• @anongoodnurse that’s fair. I remain concerned about a question which asked a blatantly harmful question (e.g. “how do I prevent my teenager from getting vaccinated”, or “how do I keep my child calm when giving them hydroxychloroquine to prevent coronavirus”), if you’re not allowing frame challenge answers but if that’s the community consensus then I guess it stays... I guess my question is to what degree does this community have a duty of care towards a child when a parent reveals they (objectively) are not doing what is best for the child. What should be done in that case?
    – Tim
    Commented Jun 20, 2020 at 14:22
  • @Tim - We are not self-appointed Child Protective Services, we are parents answering parenting questions. If you don't like a question about spanking, you can downvote it or pass on it. (Enough DV allows users to delete a question.) But you can't answer, "Spanking is illegal in N countries; it is never OK, and you're a bad parent for using that method of punishment." You may not like that, but that's a frame challenge, and frame challenges are off-topic on many SE sites. What may be reprehensible to you is not necessarily a universally shared opinion. Commented Jun 20, 2020 at 14:42
  • @anongoodnurse agreed, hence I didn’t use something which is controversial as my example, I used something harmful. Are you saying (let’s take the extreme) we’d allow something about practicing FGM, simply because it’s not illegal everywhere, and some people (who are wrong) consider it acceptable? The other point would be that deleting a question does not help the child. Again: are we not self appointed CPS? Do we not have a duty to act when we see harm occurring?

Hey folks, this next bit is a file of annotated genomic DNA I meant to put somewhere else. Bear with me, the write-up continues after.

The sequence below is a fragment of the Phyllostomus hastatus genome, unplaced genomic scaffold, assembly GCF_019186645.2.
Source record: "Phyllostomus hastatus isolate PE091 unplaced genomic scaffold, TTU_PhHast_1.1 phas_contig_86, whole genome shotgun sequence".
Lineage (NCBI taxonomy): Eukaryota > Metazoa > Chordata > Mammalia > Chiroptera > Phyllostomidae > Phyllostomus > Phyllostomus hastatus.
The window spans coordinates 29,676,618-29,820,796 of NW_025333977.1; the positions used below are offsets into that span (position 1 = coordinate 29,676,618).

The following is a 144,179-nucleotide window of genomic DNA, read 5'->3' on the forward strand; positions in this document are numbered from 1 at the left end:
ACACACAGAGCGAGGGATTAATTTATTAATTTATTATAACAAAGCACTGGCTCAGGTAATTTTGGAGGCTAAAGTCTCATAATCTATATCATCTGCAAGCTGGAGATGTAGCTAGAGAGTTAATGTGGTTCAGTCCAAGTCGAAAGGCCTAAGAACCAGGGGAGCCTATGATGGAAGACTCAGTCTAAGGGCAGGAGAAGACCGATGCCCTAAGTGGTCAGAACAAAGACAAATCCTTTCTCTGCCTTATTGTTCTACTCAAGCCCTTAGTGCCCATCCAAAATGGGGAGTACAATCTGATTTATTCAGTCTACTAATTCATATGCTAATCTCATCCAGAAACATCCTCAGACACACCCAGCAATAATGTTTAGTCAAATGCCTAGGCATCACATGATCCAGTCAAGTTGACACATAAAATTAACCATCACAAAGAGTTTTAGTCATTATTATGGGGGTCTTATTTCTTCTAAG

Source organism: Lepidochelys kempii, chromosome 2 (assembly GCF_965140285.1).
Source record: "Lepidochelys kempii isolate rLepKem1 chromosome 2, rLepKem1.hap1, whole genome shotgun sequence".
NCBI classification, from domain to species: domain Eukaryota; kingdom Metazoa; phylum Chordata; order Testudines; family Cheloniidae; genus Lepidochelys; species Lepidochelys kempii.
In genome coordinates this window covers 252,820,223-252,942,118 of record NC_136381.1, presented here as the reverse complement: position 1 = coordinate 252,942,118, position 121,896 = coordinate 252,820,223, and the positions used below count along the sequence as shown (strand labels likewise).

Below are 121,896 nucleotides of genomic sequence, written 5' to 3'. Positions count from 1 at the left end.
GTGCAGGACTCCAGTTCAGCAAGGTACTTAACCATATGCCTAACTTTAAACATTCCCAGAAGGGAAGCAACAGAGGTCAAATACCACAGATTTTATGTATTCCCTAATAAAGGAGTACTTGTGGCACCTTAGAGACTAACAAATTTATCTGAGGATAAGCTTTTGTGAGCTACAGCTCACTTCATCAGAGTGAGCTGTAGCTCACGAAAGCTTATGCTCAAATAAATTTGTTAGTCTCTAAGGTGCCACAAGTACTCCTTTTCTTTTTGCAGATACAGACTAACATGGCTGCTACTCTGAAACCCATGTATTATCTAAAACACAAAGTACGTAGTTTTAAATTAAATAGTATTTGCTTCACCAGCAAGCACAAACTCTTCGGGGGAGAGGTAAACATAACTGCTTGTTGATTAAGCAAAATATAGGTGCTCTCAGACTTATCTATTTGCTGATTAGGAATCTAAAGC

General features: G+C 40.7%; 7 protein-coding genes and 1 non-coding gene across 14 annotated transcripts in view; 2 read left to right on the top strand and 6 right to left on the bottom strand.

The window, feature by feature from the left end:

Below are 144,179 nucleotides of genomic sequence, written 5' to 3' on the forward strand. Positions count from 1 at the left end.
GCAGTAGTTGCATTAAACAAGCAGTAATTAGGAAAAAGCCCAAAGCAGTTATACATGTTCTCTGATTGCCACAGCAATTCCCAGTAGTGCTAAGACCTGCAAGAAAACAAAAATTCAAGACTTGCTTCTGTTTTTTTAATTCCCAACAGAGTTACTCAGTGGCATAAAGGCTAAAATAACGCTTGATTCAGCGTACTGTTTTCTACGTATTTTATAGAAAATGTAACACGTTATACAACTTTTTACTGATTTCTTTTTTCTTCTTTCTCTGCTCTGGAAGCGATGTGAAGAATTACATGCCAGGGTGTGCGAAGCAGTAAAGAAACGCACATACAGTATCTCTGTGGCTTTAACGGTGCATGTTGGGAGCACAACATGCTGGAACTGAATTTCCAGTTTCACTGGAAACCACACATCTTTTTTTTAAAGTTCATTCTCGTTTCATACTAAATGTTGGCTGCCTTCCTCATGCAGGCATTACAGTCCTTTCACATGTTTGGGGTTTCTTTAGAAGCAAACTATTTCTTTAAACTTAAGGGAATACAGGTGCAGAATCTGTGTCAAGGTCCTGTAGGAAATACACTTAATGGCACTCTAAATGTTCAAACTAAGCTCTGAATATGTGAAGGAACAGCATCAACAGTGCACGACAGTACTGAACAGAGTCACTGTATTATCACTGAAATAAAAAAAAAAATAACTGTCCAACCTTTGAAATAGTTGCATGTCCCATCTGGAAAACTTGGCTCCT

– Tim
    Commented Jun 20, 2020 at 14:46

The fact that there's a community specific close reason would suggest it's off topic:

Requests for medical advice are off-topic here; you should contact a qualified medical professional instead. See: How do you know when it is time to take a child to the Doctor?

While this user isn't directly asking for medical advice, this is getting very close to the line (and evidently generating unconstructive discussion).


I apologize that it's taken so long to answer back to this. The reasoning for the delay is two-fold: I wanted the right words to say and I wanted the community to cool down. I feel like I/we are there now.

Are medical discussions allowed on Parenting?

In the comments on question or answer posts? No. In the chat - yes.

Discussions, especially extended discussions, aren't allowed in the comments (period).

To address commenting

From the tour of our site:

  • Use comments to ask for more information or clarify a question or answer.
  • You can always comment on your own questions and answers. Once you earn 50 reputation, you can comment on anybody's post.
  • Remember: we're all here to learn, so be friendly and helpful!

Asking for more information/clarification from the poster and a discussion are very different things. If you find yourself being led into a discussion in a comment chain, flag one of the comments and a moderator will either stop it from continuing or will move it to a new chat.

Discussions in the chat aren't immune to getting heated either. The Be Nice policy applies there as well. Chat content, just like all other content on the site is flaggable.

To address frame challenges

We don't do it here. Perhaps there should be a more visible policy to that but this meta question discusses is clearly. The general consensus was "we don't do it." The moderators of the site will be in discussion on how to formally address frame-challenge answers.

To address medical content in general on Parenting.SE

Joe covers this well in his answer. Tread carefully. If a question is not related to the aspect of acting as a parent in a situation about medical issues but rather about the medical issue itself, it is most likely off-topic for this site.